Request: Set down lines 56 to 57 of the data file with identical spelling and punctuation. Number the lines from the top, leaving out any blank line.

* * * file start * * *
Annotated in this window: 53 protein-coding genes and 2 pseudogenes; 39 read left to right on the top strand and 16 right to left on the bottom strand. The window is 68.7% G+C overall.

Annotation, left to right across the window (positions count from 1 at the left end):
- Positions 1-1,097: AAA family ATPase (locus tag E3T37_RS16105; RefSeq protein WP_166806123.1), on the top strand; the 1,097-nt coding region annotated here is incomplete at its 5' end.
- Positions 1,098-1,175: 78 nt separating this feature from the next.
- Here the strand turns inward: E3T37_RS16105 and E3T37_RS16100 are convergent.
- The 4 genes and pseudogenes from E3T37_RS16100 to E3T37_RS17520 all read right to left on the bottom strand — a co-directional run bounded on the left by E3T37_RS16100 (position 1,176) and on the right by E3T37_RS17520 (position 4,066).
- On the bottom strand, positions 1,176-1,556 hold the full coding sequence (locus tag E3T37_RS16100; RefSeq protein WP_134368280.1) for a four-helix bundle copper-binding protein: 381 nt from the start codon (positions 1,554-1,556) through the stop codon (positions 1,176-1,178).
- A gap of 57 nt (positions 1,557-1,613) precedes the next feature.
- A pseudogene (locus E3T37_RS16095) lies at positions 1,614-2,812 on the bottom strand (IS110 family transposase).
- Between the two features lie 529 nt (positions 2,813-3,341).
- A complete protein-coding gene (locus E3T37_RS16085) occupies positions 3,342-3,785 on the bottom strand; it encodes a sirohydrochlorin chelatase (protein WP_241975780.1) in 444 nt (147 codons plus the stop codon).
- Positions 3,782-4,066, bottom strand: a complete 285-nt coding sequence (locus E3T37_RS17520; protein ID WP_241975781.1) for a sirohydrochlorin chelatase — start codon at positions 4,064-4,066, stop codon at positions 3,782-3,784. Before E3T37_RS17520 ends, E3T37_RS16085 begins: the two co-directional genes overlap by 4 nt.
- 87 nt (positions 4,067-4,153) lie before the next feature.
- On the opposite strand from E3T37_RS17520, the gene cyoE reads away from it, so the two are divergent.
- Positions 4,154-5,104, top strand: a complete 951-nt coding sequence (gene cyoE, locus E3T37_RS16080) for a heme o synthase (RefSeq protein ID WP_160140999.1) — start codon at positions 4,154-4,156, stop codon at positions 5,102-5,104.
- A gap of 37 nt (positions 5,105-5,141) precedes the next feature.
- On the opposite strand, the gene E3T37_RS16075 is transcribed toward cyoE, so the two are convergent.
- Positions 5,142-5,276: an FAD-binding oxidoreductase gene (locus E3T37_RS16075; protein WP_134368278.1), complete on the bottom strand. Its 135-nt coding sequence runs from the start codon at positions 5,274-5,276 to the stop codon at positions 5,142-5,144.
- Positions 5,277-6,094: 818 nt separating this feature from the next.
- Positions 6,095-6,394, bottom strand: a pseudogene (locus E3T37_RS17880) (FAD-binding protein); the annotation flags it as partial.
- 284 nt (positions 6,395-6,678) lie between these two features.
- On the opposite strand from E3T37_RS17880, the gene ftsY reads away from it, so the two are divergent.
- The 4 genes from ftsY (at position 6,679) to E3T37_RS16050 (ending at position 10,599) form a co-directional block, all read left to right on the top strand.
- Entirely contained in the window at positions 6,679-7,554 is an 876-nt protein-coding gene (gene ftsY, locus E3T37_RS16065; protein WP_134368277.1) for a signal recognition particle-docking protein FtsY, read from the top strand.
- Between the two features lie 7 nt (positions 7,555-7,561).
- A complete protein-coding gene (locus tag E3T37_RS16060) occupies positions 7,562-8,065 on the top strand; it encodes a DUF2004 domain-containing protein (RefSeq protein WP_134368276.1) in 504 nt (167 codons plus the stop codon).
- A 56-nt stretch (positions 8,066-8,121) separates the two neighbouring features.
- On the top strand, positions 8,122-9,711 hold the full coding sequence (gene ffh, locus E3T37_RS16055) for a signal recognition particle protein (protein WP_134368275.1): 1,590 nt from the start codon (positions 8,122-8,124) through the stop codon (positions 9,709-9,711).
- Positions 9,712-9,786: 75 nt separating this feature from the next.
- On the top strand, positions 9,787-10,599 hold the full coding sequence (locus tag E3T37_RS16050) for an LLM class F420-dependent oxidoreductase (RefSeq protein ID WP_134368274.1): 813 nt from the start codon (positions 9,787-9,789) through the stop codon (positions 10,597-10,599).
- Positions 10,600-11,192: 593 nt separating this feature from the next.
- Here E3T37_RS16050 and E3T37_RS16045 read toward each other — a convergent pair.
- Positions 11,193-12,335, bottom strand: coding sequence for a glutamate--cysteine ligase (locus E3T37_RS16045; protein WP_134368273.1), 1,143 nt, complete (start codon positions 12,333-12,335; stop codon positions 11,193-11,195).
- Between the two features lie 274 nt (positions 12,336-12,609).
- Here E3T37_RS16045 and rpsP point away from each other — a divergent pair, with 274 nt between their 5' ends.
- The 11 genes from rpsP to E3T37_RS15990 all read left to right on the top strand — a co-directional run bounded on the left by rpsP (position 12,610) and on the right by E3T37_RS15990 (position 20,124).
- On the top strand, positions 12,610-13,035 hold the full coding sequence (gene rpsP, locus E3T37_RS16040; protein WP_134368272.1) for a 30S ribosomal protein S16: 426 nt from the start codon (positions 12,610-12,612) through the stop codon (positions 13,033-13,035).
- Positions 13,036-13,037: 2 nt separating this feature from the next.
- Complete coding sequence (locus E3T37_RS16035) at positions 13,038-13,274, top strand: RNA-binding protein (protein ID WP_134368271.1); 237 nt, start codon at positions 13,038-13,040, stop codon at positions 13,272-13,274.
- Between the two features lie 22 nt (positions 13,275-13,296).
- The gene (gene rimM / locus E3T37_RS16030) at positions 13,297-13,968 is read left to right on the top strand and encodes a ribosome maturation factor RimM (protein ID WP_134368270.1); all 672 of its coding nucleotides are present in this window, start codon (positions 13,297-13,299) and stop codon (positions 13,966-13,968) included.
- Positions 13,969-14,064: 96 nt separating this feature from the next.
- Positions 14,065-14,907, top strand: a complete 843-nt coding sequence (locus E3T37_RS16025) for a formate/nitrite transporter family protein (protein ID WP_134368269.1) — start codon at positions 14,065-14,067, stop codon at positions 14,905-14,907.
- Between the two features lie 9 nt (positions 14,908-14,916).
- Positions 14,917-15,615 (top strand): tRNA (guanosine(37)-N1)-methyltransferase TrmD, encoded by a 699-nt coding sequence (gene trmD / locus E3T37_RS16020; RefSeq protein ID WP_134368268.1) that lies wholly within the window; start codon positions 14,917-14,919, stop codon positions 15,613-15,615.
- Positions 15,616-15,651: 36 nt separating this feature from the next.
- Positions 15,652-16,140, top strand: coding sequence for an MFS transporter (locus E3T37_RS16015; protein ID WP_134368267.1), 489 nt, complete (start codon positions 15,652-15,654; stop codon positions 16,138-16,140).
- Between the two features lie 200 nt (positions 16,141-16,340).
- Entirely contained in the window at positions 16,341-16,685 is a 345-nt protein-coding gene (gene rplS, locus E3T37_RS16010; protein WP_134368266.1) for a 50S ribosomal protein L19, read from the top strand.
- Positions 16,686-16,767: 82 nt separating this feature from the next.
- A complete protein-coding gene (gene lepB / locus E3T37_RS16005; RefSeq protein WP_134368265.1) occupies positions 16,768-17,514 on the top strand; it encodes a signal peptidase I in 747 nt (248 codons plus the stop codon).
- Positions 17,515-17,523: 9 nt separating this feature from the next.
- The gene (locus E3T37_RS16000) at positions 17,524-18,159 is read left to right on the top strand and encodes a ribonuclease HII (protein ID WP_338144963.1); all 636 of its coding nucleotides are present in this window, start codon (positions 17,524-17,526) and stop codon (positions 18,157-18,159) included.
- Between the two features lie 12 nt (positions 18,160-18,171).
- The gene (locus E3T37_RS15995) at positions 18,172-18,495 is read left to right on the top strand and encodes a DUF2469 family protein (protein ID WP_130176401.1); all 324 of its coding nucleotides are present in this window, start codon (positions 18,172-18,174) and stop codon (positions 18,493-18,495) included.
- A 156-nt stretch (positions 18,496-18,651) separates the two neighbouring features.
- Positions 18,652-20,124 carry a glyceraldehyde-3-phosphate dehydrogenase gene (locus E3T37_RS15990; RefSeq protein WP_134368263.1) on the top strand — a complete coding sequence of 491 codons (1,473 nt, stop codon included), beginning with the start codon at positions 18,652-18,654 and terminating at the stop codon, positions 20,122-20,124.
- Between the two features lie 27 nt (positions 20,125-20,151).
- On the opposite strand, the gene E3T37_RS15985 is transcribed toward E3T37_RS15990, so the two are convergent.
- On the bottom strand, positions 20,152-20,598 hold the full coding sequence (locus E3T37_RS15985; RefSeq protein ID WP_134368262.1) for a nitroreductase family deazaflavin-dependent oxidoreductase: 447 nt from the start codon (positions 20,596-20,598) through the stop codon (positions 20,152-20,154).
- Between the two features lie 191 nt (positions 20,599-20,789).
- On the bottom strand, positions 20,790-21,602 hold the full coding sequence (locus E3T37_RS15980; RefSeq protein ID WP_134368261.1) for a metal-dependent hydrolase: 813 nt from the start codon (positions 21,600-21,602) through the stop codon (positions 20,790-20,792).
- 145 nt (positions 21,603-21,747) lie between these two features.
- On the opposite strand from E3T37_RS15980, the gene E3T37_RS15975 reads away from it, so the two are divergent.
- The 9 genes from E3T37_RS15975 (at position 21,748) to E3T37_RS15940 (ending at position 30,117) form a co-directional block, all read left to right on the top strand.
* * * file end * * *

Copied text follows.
- A 156-nt stretch (positions 18,496-18,651) separates the two neighbouring features.
- Positions 18,652-20,124 carry a glyceraldehyde-3-phosphate dehydrogenase gene (locus E3T37_RS15990; RefSeq protein WP_134368263.1) on the top strand — a complete coding sequence of 491 codons (1,473 nt, stop codon included), beginning with the start codon at positions 18,652-18,654 and terminating at the stop codon, positions 20,122-20,124.